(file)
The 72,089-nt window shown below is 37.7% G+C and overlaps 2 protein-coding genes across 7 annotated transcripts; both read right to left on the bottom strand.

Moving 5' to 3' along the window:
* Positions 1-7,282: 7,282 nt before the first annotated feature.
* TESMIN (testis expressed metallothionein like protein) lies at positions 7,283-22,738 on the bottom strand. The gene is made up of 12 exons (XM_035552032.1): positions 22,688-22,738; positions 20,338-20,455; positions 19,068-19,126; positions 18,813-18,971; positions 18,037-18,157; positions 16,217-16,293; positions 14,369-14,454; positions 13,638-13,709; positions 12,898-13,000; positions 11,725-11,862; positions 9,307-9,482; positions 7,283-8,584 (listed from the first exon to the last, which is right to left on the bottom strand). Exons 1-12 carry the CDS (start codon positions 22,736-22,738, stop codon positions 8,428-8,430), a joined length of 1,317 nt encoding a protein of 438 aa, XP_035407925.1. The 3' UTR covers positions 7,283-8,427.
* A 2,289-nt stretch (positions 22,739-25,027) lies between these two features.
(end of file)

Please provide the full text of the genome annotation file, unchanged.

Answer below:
The 72,089-nt window shown below is 37.7% G+C and overlaps 2 protein-coding genes across 7 annotated transcripts; both read right to left on the bottom strand.

Moving 5' to 3' along the window:
* Positions 1-7,282: 7,282 nt before the first annotated feature.
* TESMIN (testis expressed metallothionein like protein) lies at positions 7,283-22,738 on the bottom strand. The gene is made up of 12 exons (XM_035552032.1): positions 22,688-22,738; positions 20,338-20,455; positions 19,068-19,126; positions 18,813-18,971; positions 18,037-18,157; positions 16,217-16,293; positions 14,369-14,454; positions 13,638-13,709; positions 12,898-13,000; positions 11,725-11,862; positions 9,307-9,482; positions 7,283-8,584 (listed from the first exon to the last, which is right to left on the bottom strand). Exons 1-12 carry the CDS (start codon positions 22,736-22,738, stop codon positions 8,428-8,430), a joined length of 1,317 nt encoding a protein of 438 aa, XP_035407925.1. The 3' UTR covers positions 7,283-8,427.
* A 2,289-nt stretch (positions 22,739-25,027) lies between these two features.